Here is Grantham’s strategy for trading commodities:

Given my growing confidence in the idea of resource limitation over the last four years, if commodities were to keep going up, never to fall back, and I owned none of them, then I would have to throw myself under a bus.  If prices continue to run away, then my small position will be a solace and I would then try to focus on the more reasonably priced – “left behind” – commodities.  If on the other hand, more likely, they come down a lot, perhaps a lot lot, then I will grit my teeth and triple or quadruple my stake and look to own them forever. 

Sounds like a good formula for losing ‘a lot lot’. Apparently, this is what passes for macro strategy at GMO.

posted on 06 May 2011 by skirchner in Commodity Prices, Economics, Financial Markets

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MNI-Deutsche Börse Economic Forecasting Competition

I came third in the first round of the MNI-Deutsche Börse economic forecasting competition:

NEW YORK, NY, May 5, 2011 – Market News International has announced the April winners of the MNI Forecast Competition, a free online contest in predicting US economic indicators.

April’s highest forecasters in descending order are:
•  Omair Sharif, RBS
•  Fernando Melro dos Santos, Private
•  Dr. Stephen Kirchner, UTS Business School

Until June 30, contestants are competing for the title of Best Overall Forecaster and a prize of $1,500 by forecasting ten economic data releases: Non-farm Payrolls, Retail Sales, CPI, PPI, Industrial Production, ISM Manufacturing Index, Housing Starts, Durable Goods Orders, International Trade Balance, and New Home Sales.

posted on 05 May 2011 by skirchner in Economics, Financial Markets

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20 Million Future Funds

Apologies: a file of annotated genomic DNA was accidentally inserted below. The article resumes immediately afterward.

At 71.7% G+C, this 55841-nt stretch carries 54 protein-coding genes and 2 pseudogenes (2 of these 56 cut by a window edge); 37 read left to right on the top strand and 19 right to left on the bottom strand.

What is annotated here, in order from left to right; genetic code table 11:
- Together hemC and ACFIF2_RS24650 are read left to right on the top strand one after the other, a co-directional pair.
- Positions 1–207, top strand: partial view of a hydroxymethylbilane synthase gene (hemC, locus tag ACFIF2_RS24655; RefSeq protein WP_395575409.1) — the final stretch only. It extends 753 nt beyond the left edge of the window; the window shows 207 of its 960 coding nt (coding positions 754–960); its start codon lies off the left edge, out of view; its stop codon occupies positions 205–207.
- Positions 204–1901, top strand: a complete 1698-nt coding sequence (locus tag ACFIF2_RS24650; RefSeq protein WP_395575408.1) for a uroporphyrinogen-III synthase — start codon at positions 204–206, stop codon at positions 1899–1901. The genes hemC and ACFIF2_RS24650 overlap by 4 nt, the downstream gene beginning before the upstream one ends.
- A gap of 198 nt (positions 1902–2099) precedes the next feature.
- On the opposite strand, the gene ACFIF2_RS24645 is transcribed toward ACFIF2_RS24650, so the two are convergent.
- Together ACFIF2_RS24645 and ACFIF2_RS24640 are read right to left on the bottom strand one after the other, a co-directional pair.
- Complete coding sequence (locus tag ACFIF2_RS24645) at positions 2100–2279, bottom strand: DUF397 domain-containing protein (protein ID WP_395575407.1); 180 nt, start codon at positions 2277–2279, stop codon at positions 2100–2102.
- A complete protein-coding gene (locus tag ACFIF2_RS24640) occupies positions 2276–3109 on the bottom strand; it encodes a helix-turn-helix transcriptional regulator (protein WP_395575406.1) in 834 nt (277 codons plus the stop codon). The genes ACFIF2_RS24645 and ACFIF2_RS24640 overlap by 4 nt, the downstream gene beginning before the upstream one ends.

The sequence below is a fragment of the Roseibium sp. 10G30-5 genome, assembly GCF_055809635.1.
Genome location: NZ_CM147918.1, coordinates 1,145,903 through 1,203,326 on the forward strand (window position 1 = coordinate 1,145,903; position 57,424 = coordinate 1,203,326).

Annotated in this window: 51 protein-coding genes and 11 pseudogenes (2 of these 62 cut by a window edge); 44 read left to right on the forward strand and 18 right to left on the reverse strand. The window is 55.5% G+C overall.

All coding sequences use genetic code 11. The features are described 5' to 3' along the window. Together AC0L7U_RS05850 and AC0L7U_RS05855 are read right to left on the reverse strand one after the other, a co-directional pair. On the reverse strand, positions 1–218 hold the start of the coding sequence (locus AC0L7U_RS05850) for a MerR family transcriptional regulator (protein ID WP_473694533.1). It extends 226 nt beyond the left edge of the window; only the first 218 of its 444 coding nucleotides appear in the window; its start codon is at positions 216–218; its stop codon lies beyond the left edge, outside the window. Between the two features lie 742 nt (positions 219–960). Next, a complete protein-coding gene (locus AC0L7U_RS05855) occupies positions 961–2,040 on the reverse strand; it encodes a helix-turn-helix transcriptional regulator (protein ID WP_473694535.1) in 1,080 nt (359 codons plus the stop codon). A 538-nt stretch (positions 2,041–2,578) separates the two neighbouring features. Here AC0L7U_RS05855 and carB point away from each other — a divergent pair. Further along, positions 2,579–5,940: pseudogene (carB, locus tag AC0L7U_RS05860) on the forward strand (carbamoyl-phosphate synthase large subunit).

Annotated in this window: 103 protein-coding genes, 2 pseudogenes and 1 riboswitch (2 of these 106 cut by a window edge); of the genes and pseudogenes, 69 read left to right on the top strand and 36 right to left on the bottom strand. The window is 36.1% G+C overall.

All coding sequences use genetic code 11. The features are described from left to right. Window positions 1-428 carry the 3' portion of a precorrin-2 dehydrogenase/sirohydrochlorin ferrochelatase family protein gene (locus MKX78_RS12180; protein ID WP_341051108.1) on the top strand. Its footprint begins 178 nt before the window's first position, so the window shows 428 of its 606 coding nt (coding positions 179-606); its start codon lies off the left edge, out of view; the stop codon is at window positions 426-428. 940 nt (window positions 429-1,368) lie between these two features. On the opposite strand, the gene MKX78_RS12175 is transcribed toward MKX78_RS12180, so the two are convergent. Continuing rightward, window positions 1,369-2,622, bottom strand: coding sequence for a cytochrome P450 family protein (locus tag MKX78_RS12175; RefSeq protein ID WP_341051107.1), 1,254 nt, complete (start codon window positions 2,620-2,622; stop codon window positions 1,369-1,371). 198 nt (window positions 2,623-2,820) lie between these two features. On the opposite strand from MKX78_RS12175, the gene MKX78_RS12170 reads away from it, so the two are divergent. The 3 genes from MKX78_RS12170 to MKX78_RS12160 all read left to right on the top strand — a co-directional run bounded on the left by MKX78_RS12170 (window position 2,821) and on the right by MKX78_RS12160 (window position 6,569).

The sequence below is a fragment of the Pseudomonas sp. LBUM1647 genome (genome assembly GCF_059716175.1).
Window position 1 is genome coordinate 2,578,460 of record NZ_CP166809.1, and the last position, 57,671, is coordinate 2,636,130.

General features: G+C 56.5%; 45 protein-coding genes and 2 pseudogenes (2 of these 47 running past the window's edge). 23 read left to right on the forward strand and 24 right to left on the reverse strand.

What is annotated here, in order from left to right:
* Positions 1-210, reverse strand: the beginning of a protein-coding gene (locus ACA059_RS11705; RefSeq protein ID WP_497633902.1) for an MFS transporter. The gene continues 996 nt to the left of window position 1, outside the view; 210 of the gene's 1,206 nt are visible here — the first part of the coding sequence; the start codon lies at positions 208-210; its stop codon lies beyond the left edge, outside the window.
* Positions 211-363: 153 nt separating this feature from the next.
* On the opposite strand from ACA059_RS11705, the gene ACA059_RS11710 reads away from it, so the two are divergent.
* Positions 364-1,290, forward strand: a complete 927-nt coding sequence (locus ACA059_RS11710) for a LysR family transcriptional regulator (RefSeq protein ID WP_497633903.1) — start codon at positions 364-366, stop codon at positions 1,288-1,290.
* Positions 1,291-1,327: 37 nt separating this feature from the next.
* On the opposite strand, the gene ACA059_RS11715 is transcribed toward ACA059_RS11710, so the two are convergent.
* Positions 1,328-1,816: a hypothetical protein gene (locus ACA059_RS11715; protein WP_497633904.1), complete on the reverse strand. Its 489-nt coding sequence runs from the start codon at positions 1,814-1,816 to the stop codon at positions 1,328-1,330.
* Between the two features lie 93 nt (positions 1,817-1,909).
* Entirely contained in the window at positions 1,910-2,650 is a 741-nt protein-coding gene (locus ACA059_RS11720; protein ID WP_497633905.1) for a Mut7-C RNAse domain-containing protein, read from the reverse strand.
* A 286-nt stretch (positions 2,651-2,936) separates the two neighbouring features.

I think it was my colleague Peter Saunders who first coined the phrase 20 million Future Funds in arguing that the Howard government should make one off contributions to individuals’ superannuation accounts rather than hoard revenue in the Future Fund.

The government has adopted the same tag line in arguing for an increase in the rate of compulsory superannuation contributions, although these contributions necessarily come at the expense of the supposed beneficiaries through lower take-home wages, fewer hours worked and reduced employment. Compulsory super promotes dissaving through other saving vehicles and only succeeds in raising net household wealth to the extent that some households are liquidity constrained and cannot dissave through other mechanisms to offset the compulsory contributions.

Bill Shorten is suggesting there is some kind of trade-off between an increase in the compulsory super contribution rate and a sovereign wealth fund. While this is absurd, it does provide Shorten with an opportunity to highlight the philosophical weakness of the federal opposition:

Turnbull’s sovereign wealth fund advocacy is inconsistent with his free market philosophy. A sovereign wealth fund would see the state play a role that Labor now sees being performed by the private sector. The importance of our superannuation savings during the GFC was evidence of how it acts as a bulwark. Since the last election, however, we have seen the Liberals move further away from their free-market credentials. It was evident in Joe Hockey’s overly regulatory approach to mortgage lending rates. And it’s evident in Tony Abbott’s Soviet style centrally controlled $10bn direct action policy on climate change. The philosophical contractions colliding within the Liberals may seem soft now, but watch it grow in the months ahead. Meanwhile, I’d rather trust thousands of trustees across thousands of super funds to invest and manage billions of dollars rather than government insiders in Canberra picking winners.

In this context, it is worth noting that the Future Fund has divested itself of two of its three biggest defence holdings, Lockheed Martin Corp. (LMT) and General Dynamics Corp. (GD) because they are supposedly engaged in mines and cluster munitions, even though Australia has yet to ratify the relevant convention and the Fund is notionally free from political direction from Canberra. Clearly the Fund is looking over its shoulder at what politicians are doing in making investment decisions.

posted on 03 May 2011 by skirchner in Economics, Financial Markets, Fiscal Policy, Politics